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Creator and Artist Stories

5 Questions with Jeff Davidoff, Chief Marketing Officer of

By Hunter Walk

Director of Product Management

More than 34 million people around the globe are living with HIV but only half of those eligible for life-saving treatment receive it. Today, on World AIDS Day, many organizations are using social media to convey the personal stories of those fighting to end the disease. We asked Jeff Davidoff, Chief Marketing Officer of, about their new people-powered campaign, “my story. our fight.”

1. Why did you make video a core component if the "my story. our fight." campaign?

ONE is all about the power of voice. As we often say, "we're not asking for you money we're asking for you voice." And while it's true that your voice alone may struggle to be heard or make a difference, we have concrete proof that our voices together are impossible to ignore. Our over three million members around the world prove this time and again. The inspiration for this particular campaign was to get at why people are involved — the personal stories and experiences they have that changed their lives, and committed them to getting off the couch and doing some real good in the world. To us, video was the obvious solution to bring these unique stories to life in a way that people can experience them, share them, be inspired by them and make their own commitment to action because of them.

2. You empowered people to share their messages and experiences. How did you encourage them to promote the campaign's goals while still allowing the campaign to feel organic and authentic?

Great question. Authenticity is really at the heart of this idea. And the answer is simple: don't write scripts. Instead, just ask people to share their own stories, and really push them to open up and be personal. I remember asking Cleve Jones, "Do you have a particular experience or memory that got you started on the path of AIDS activism?" And he said, "Absolutely." I said, "Great why don't you sit at my computer and share it?" And as he shared his beautiful and very personal story right in front of me, I knew we were onto something.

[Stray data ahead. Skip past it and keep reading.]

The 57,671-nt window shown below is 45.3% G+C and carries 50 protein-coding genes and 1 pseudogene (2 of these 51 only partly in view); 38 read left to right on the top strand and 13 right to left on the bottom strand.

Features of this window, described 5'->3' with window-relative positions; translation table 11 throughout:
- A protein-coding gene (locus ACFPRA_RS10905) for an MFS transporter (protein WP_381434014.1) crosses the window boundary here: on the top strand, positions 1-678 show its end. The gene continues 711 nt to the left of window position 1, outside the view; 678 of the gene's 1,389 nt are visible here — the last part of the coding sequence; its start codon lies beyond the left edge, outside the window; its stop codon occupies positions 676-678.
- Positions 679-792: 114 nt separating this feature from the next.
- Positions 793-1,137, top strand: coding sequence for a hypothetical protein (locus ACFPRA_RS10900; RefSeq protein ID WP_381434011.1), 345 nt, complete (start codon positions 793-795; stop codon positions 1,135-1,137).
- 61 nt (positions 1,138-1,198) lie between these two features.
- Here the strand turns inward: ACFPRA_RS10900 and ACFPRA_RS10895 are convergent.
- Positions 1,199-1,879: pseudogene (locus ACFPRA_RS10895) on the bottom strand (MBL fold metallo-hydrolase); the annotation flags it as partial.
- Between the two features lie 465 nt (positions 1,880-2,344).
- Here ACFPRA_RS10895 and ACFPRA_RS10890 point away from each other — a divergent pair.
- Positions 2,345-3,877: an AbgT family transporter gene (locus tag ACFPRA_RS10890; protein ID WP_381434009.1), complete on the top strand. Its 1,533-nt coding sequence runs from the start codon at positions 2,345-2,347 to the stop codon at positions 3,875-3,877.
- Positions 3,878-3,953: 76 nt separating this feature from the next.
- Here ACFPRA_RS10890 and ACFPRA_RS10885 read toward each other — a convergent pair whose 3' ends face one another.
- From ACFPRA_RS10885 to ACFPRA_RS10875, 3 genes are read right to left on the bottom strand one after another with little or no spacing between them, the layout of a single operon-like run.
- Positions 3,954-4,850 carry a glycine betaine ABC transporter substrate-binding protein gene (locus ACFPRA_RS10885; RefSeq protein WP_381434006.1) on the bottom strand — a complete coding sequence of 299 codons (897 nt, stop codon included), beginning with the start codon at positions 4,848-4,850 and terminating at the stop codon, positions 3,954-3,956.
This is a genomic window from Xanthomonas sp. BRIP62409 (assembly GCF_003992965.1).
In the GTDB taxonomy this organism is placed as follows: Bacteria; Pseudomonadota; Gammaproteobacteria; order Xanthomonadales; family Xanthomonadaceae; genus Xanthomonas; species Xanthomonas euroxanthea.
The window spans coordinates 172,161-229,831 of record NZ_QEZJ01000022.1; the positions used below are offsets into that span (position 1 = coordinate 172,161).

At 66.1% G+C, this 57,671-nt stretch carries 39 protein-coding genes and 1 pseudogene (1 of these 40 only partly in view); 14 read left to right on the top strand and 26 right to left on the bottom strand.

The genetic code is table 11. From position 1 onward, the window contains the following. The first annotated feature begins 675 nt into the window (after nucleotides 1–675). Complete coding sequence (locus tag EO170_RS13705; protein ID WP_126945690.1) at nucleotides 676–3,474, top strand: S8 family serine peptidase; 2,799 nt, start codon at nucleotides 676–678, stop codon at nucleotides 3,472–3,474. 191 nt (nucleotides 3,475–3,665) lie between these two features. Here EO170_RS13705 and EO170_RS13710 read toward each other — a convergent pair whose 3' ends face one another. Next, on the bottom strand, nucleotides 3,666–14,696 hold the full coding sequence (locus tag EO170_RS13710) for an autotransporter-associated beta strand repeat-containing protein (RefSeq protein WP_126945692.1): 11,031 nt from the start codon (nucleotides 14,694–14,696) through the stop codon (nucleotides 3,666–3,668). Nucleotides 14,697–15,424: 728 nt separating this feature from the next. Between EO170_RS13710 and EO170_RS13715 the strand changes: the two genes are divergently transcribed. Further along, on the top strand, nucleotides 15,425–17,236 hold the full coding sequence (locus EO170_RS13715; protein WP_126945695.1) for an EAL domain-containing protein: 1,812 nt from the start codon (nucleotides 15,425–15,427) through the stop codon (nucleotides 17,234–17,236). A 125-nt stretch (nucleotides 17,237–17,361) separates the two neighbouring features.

3. What actions are you asking viewers to take and how are you measuring the success of these videos?

We're using the call to action: "Watch one. Share one. Join ONE." We want people to be inspired by the stories we've curated, share them with their friends and, most importantly, take action by signing our petition to protect funding for lifesaving AIDS programs. There's a lot of talk now in America about the "fiscal cliff." This can seem like a vague and distant idea. Let's put it in concrete terms: if an agreement is not reached, and cuts to life-saving programs goes into a effect, real lives will be lost. These aren't numbers, these are people. That's why we're in the fight, and that's why we're hoping more people will join us.

4. Did you promote the campaign videos outside of YouTube as well? How do you think about distribution and helping the videos find their audience?

We're aggressively promoting the campaign both inside and outside of YouTube, including to our over three million members around the world via email, Facebook and Twitter and asking them to share with their much larger social networks. We're also rolling out an aggressive PR strategy that matches storytellers to particular audiences — movie stars to entertainment, AIDS activists to the AIDS community, college students to other students, etc. It's less about trying to bring people to us, and more about trying to get our story embedded in already-scaled audiences.

5. What advice do you have for cause-based campaigns in how they approach using YouTube?

We've been through quite a learning curve with YouTube. In the beginning I think we had a very old-world approach by making our own videos and trying to use YouTube as a free broadcast medium. We're now much more focused on tapping into the power of existing YouTube creators, and getting them to naturally include our message in their stories to their pre-existing audiences. It's a much more authentic and contemporary use of the medium. And we're already thrilled with the results.

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